Andy Murray Out To Avoid Upset Against Pal Marcel Granollers

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As Andy Murray sets his sights on a place in the third round of the US Open, everything is reassuringly familiar.

 He is playing well – extremely well – as he has all summer, and the man standing in his way today is a bloke he has known for half a lifetime. 

Murray and Marcel Granollers grew up together in the junior ranks and since they have been plying their trade on the professional tour, the world No2 has been beating the Spaniard with pleasing regularity. The only time Granollers registered a win in their seven previous meetings was when Murray pulled out of a match in Rome with a bad back after two sets.
Even so, Murray is approaching today’s encounter with caution. “He is a tricky opponent, he plays well on all surfaces,” Murray said of the world No45. “No one plays like him really. He comes forward a lot and he has great hands and a really, really good feel.
“He moves really well and although he doesn’t have a lot of power from the back of the court, he uses a lot of spin on his forehand and then hits his backhand extremely flat, so he’s a tricky character to play against.

“I’ve known him since we were 12 years old. We grew up in the juniors together and I get on well with him. We know each other’s games.”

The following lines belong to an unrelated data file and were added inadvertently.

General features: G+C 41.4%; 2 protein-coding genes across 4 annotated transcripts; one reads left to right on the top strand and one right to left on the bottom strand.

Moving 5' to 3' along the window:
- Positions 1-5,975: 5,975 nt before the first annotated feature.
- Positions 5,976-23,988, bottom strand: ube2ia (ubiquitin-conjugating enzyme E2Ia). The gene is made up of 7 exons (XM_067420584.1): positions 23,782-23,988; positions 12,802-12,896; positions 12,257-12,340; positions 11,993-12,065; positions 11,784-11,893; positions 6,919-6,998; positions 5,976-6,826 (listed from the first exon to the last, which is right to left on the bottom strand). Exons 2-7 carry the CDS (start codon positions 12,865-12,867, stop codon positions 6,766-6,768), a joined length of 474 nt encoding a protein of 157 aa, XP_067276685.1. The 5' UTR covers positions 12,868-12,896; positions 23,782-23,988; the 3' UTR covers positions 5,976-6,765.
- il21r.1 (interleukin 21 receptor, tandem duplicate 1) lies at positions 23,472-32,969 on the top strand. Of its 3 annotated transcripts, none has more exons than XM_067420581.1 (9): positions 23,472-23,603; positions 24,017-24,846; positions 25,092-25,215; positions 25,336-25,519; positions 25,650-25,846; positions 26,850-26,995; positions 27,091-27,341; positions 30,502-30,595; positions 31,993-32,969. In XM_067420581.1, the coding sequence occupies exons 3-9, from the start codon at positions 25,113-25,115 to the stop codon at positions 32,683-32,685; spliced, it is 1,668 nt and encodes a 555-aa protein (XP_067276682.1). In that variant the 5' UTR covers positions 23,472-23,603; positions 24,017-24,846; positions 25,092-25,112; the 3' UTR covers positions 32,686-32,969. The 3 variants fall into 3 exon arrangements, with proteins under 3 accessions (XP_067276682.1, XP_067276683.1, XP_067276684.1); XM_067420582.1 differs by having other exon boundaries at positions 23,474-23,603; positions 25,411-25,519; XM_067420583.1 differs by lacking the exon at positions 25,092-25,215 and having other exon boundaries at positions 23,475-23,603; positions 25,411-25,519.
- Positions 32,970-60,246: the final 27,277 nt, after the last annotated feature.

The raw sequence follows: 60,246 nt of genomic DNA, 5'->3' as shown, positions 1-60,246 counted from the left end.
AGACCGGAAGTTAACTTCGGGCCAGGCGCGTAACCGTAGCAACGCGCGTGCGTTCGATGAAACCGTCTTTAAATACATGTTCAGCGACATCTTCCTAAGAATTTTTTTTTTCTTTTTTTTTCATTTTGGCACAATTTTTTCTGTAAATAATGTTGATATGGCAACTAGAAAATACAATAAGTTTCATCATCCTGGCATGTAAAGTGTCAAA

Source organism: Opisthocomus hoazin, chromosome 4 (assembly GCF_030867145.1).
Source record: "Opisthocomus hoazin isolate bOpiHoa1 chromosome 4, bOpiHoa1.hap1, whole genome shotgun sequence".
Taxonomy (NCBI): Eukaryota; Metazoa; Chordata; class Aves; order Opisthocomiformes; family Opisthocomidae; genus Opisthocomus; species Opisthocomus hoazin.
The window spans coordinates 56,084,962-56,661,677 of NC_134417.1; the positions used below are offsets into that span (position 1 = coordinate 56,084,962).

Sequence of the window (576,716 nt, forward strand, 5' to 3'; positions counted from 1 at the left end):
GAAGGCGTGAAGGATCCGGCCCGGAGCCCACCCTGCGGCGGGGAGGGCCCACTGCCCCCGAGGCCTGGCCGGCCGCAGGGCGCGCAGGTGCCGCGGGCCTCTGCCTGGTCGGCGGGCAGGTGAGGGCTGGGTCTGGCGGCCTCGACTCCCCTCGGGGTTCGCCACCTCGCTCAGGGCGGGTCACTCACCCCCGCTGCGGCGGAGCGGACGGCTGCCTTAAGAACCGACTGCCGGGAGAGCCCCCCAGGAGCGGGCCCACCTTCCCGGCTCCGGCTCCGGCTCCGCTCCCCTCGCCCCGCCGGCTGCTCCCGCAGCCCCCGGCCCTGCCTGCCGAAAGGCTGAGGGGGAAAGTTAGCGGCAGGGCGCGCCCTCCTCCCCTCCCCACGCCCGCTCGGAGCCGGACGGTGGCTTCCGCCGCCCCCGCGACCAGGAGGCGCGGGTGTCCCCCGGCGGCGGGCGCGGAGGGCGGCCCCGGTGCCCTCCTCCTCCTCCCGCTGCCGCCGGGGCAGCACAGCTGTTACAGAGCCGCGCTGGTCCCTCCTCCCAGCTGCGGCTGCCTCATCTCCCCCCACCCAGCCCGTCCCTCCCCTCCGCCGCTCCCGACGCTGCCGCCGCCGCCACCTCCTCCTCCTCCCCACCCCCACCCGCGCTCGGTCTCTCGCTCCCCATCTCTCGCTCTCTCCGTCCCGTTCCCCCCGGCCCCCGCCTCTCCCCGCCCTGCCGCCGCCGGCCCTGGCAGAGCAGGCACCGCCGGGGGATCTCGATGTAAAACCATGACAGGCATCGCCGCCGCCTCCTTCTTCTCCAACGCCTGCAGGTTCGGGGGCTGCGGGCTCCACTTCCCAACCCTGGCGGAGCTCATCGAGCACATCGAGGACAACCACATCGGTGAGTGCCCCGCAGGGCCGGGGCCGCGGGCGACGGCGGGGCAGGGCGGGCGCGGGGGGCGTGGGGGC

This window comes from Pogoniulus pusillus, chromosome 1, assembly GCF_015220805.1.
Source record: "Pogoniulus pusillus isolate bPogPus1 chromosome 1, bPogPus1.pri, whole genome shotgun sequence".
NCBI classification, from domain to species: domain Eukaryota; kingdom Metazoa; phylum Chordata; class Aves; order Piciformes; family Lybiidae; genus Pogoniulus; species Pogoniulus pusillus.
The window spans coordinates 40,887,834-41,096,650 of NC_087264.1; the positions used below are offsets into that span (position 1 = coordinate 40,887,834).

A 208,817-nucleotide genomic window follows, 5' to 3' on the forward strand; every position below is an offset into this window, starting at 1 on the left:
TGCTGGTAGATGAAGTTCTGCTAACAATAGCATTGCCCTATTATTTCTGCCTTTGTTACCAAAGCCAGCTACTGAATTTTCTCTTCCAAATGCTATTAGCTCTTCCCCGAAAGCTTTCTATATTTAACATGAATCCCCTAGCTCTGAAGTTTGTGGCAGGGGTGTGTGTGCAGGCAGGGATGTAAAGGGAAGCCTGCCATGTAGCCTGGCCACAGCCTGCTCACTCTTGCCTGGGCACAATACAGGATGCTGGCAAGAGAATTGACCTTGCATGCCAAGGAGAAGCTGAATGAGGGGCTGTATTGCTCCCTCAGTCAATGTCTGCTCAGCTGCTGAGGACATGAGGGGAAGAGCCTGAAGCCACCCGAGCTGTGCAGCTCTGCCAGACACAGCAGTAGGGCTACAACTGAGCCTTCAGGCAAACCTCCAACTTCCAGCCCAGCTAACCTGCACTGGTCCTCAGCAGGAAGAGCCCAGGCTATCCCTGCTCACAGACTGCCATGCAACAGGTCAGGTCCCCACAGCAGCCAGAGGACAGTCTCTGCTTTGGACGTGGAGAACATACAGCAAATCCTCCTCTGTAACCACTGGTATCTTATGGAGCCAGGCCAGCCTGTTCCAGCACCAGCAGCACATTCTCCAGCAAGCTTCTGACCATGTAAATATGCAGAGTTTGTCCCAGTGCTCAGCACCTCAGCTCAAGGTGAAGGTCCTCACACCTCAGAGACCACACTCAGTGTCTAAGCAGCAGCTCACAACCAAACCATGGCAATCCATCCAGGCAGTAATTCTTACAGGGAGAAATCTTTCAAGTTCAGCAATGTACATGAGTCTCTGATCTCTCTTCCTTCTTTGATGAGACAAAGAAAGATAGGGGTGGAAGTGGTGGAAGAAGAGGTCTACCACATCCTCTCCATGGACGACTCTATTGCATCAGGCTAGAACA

If Granollers saw any of Murray’s opening match on Tuesday night, a clinical 6-3, 6-2, 6-2 demolition of Lukas Rosol, he will know only too well that Murray has hit the ground running in New York.
He may have been a bit tired after winning the gold medal in Rio and reaching the final in Cincinnati 11 days ago, but there was no hint of fatigue against Rosol. 
“I served very well,” Murray said. “I used good variation on the second serve. That’s something that I worked on a lot. It was good through the grass at Wimbledon. It was important for me. When I serve well, the rest of my game tends to follow.”
The ease of Murray’s win ought to have pleased Ivan Lendl but with the poker-faced coach, it is always hard to tell. He has not spent any time with the Scot since Wimbledon but he appears to have fitted back into the team as seamlessly as ever.
So far, Murray and Lendl have not worked out the specifics of their coaching relationship but Murray is not worried. He trusts his coach implicitly and is delighted with how well the dynamic of the team is working out. The only down side is that Lendl’s jokes have not improved much since the start of the summer.
“They’re still not funny,” Murray sighed. “Ivan knows how much time it takes to do the job properly. At the start, I said I’d be happy to come to him for some training blocks, but I haven’t spoken to him about a length of time yet.
“I’m happy with Jamie [Delgado] when Ivan’s not there. The time when Ivan is there, I find him very helpful and I’m happy with how much he is working with me just now.
“But Jamie’s done a fantastic job since we started working together this year. People say it has been the best year of my career, so the team is working very well together.”
The only man making his progress look even easier than Murray was Novak Djokovic. He was ushered into the third round without lifting a racket yesterday when Jiri Vesely pulled out of their match with an arm injury, which will give the world No1 a little more time to try to heal his own.


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